As a short-range, low-power, wireless-communication system, Bluetooth has found its place — primarily connecting headsets to cellular phones.
But since its difficult beginnings, Bluetooth protocols have improved, making it ideal for connecting all sorts of small devices.
The Bluetooth protocol advances to Version 4.0
According to the Bluetooth Technology Fast Facts website, Bluetooth was invented in 1994 by engineers at Ericsson, a Swedish cell phone company. But the 1.0 specification wasn’t released until 1999, after several electronics companies agreed to use the protocol for direct, short-range (no more than 30 feet), device-to-device, voice and data communications.
Now, 18 years later, it boasts improved speed and better security and can reach up to 300 feet. It’s powerful enough to handle streaming music and HD video. Version 4.0 (more info) was released in 2010 and added, among other things, support for higher-performance and lower-power applications.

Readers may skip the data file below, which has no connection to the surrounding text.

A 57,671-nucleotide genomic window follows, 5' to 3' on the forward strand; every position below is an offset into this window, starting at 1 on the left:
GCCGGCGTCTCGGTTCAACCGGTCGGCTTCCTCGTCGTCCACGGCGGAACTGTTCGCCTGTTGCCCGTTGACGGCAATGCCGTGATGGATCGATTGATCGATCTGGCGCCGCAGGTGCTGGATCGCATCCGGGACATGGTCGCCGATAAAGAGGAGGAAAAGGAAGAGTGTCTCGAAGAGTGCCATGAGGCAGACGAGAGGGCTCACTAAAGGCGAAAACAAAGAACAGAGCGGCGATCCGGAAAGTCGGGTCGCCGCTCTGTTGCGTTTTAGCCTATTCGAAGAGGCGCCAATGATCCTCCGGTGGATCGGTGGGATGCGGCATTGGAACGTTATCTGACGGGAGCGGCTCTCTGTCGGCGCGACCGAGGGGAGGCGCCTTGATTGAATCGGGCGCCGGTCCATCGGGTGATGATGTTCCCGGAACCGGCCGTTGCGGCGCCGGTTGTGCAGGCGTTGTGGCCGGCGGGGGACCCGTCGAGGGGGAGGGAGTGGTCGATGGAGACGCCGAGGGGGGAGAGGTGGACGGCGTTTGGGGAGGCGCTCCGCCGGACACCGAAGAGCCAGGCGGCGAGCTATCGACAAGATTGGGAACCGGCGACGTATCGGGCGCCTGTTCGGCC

Simple USB adapters add Bluetooth to PCs
I hop between two laptops, one with Windows 7 and another with Windows XP. Unfortunately, the XP system doesn’t support Bluetooth (nor do most Windows desktop systems). That problem is easily remedied with an inexpensive USB/Bluetooth adapter.
A quick search of the Web will bring up legions of USB-based, Bluetooth dongles — most of them based on outdated but still viable Bluetooth 2.0 and 2.1. You’ll see ridiculously low prices for these devices; some cost less than a buck.
My advice is to skip them. For less than U.S. $20, you can find tiny, state-of-the-art Bluetooth 4.0 adapters such as models from IOGEAR (site) or Medialink (site). They are all backward-compatible with previous Bluetooth protocols, and they’re firmware-upgradable to the forthcoming Bluetooth versions.